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‘It made my symptoms worse’- how opioids are putting women with endometriosis at risk

Despite being more likely to become chronic users, women with endometriosis are still frequently prescribed opioids

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Carla Cressy was 14 when she began experiencing the first symptoms of endometriosis. Despite presenting with all the common signs of the disease, her diagnosis only came 11 years later.

“I was diagnosed with stage four endometriosis through a laparotomy, which by this time had led to frozen pelvis disease and infertility,” she explains.

“I had no other choice than to undergo a total hysterectomy forcing me into surgical menopause. This was following eight operations to try fix the irreversible damage caused by endometriosis.”

During this time and even before getting a formal diagnosis, Carla, like many women battling endometriosis, was prescribed opioids for pain relief.

“I was given bottles of morphine and told to take this amount and get on with it. I was suffering with horrible bowel symptoms and I was being given all these pain medications which only made my symptoms worse.”

Opioids, such as morphine, codeine and tramadol, work by activating an area of nerve cells in the brain and body called opioid receptors that block pain signals between the brain and the body. They are commonly prescribed to treat moderate to severe pain, including endometriosis pain.

In the US, nearly two-thirds of women newly diagnosed with endometriosis fill an opioid prescription within the first year.

But although they may be effective at temporarily reducing pain, there is no clear clinical evidence establishing opioids as an effective treatment option for endometriosis.

“Prescribing an opioid might be an easier option, but in the long term, it’s not helpful to the patient,” says Karolina Afors, a consultant gynaecologist at University College London Hospitals NHS Foundation Trust.

“Women with endometriosis have a four times greater risk of developing a chronic opioid use compared to women without the condition.

“Opioids are not what these young girls and women should be on in the long term, because it’s potentially putting them on a different path which they may not even be aware of.”

Carla, who knew little to nothing about opioids when she was given her first prescription, struggled with suicidal thoughts.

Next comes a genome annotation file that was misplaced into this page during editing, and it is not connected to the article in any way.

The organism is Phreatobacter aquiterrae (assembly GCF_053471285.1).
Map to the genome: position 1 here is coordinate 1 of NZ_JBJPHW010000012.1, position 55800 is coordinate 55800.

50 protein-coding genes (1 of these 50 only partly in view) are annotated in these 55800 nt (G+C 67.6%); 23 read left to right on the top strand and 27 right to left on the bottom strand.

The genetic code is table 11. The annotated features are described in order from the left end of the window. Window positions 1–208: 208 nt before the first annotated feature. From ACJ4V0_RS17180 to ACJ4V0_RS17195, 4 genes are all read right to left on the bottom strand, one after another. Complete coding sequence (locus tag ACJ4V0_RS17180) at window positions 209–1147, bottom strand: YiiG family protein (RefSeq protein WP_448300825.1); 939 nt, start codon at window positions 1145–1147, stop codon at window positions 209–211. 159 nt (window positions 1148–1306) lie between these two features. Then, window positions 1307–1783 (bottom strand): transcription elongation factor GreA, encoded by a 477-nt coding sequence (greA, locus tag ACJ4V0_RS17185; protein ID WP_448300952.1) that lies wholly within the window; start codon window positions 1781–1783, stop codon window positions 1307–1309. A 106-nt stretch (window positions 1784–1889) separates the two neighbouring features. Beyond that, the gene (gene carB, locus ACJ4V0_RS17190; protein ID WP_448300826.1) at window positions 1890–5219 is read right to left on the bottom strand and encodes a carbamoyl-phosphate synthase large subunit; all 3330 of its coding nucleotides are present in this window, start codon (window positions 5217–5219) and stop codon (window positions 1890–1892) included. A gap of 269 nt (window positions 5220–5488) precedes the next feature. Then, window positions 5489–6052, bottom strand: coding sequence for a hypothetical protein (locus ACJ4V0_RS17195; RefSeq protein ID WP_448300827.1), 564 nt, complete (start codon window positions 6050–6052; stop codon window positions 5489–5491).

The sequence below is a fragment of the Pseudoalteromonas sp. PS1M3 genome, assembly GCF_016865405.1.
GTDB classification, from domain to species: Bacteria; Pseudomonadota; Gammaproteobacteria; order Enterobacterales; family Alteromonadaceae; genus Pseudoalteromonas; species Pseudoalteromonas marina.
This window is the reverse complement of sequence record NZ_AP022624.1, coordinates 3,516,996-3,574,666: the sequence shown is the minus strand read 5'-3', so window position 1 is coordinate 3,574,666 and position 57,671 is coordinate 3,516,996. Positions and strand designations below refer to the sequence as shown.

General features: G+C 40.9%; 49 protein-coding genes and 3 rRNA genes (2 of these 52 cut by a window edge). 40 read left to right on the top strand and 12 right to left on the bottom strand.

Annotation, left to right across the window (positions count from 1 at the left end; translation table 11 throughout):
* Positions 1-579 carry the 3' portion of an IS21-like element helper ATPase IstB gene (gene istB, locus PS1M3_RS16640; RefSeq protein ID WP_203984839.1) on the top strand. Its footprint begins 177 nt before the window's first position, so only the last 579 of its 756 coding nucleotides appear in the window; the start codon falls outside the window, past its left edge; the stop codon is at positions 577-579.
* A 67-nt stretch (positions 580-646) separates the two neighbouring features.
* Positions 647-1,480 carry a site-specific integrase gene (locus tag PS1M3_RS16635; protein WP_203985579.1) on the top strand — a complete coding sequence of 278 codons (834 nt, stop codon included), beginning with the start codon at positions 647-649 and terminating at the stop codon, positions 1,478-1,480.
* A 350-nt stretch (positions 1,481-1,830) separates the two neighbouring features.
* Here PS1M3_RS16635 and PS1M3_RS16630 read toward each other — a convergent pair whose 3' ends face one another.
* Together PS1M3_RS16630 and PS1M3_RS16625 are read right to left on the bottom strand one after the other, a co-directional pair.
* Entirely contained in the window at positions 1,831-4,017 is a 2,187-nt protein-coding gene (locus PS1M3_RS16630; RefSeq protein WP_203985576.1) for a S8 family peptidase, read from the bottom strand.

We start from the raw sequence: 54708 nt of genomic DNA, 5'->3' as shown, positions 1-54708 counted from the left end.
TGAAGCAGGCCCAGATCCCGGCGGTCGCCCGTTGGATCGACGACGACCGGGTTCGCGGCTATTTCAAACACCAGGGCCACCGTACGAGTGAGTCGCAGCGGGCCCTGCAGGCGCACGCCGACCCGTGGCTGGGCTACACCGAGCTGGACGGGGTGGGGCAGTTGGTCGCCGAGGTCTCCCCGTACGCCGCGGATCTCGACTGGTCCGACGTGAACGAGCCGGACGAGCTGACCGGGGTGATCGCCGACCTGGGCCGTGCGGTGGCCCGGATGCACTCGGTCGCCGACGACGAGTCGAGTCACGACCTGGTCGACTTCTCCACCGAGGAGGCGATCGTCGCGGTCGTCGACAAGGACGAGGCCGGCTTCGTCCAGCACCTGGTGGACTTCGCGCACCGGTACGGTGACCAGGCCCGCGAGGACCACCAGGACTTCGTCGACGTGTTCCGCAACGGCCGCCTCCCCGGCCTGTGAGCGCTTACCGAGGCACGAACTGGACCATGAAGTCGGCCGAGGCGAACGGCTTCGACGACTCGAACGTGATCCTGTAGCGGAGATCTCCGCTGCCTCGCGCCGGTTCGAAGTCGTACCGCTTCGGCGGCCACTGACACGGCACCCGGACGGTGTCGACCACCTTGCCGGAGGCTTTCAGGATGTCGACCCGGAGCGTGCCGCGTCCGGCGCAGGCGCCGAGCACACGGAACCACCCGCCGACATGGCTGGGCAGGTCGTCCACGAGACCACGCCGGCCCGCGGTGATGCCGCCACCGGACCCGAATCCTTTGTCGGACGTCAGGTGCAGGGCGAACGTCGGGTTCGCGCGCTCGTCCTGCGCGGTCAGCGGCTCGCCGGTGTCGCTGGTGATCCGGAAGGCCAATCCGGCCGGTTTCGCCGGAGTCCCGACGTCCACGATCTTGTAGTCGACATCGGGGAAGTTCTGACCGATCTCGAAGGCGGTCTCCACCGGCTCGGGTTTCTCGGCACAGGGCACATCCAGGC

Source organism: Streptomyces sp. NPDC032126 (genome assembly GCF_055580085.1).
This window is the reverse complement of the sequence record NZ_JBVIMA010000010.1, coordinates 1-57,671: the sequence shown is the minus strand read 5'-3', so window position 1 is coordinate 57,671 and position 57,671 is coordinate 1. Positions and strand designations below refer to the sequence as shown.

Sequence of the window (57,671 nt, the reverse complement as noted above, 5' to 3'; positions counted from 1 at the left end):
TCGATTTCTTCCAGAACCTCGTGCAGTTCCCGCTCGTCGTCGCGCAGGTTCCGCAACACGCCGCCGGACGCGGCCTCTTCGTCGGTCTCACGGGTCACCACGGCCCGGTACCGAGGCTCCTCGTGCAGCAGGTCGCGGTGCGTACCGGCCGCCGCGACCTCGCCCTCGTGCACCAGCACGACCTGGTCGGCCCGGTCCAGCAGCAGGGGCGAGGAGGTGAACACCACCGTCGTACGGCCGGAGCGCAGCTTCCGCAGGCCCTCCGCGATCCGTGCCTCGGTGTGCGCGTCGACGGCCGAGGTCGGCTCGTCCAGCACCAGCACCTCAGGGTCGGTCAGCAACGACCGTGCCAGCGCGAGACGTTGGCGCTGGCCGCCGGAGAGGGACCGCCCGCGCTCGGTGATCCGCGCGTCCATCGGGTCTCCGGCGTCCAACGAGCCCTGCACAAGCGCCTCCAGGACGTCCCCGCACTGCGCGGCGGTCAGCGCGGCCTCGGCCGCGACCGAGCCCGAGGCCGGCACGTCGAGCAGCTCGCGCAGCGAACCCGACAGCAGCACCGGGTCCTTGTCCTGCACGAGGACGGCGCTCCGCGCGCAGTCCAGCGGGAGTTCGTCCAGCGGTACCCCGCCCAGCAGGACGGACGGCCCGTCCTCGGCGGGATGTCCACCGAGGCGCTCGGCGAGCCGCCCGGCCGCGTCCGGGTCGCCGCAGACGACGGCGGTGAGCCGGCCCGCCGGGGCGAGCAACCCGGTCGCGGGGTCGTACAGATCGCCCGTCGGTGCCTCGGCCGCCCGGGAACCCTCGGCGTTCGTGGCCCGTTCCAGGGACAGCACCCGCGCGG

“Because I was on such a high dose and I was given all these tablets to get through my operations, I started feeling quite low,” she says.

“I was having suicidal thoughts and I realised that it was a side effect from the morphine. I was lucky I had my mum who supported me, but not everyone has that level of support.

“I think we need to make people aware of the risks and make sure they come for regular follow-ups. No one should be given these medications willy-nilly.”

Afors agrees. She thinks we should also address the lack of research and funding in endometriosis which, she says, is responsible for the disease being so poorly understood.

“We need need to find better treatment options. Yes, opioids have been around for a long time, and we understand how they can be used for pain management, but why don’t we try and find a cure for endometriosis or research new drugs?”

Venkatesh Subramanian, a consultant in obstetrics, gynaecology and reproductive medicine at King’s College Hospital, suggests a more holistic approach.

“Simply prescribing patients opioids and discharging them is not acceptable practice,” he says.

“I think we should focus on evidence-based treatments and have a more holistic view, adopting a multidisciplinary approach, getting pain management teams involved and liaising with dietitians when needed.

“There’s a huge lack of awareness and education around endometriosis so one of the things we should be doing, as clinicians, is counselling patients with regard to the different therapeutic options available.

“The aim should be to empower women to make informed decisions and become their own health advocates.”

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New survey to ‘amplify’ marginalised voices in healthcare decision-making

UK charities enter partnership to address gender gap and advocate for inclusive healthcare policies

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The gynaecological health charity Cysters and Endometriosis UK have announced a partnership to amplify women’s voice in healthcare decision-making.

Despite progress in healthcare data collection, there remains a gap in representing the experiences of marginalised groups, particularly for those impacted by conditions and diseases like endometriosis.

Decision-makers in Parliament and the NHS often rely on data and statistics to inform policy and resource allocation. However, these datasets may not accurately reflect the experiences of marginalised communities.

A recent report from Endometriosis UK that gathered data on the experiences of being diagnosed with endometriosis in the UK found that whilst the ethnicity of respondents who identified as ‘white’ was proportionate to the data collected in the Census 2021, the remaining data was not illustrative of the ethnic diversity of the UK, with 15 per cent of respondents choosing not to respond to the ethnicity question.

To address this gap and advocate for inclusive healthcare policies, Cysters and Endometriosis UK are launching a new survey initiative aimed at amplifying the voices of marginalised groups in healthcare decision-making.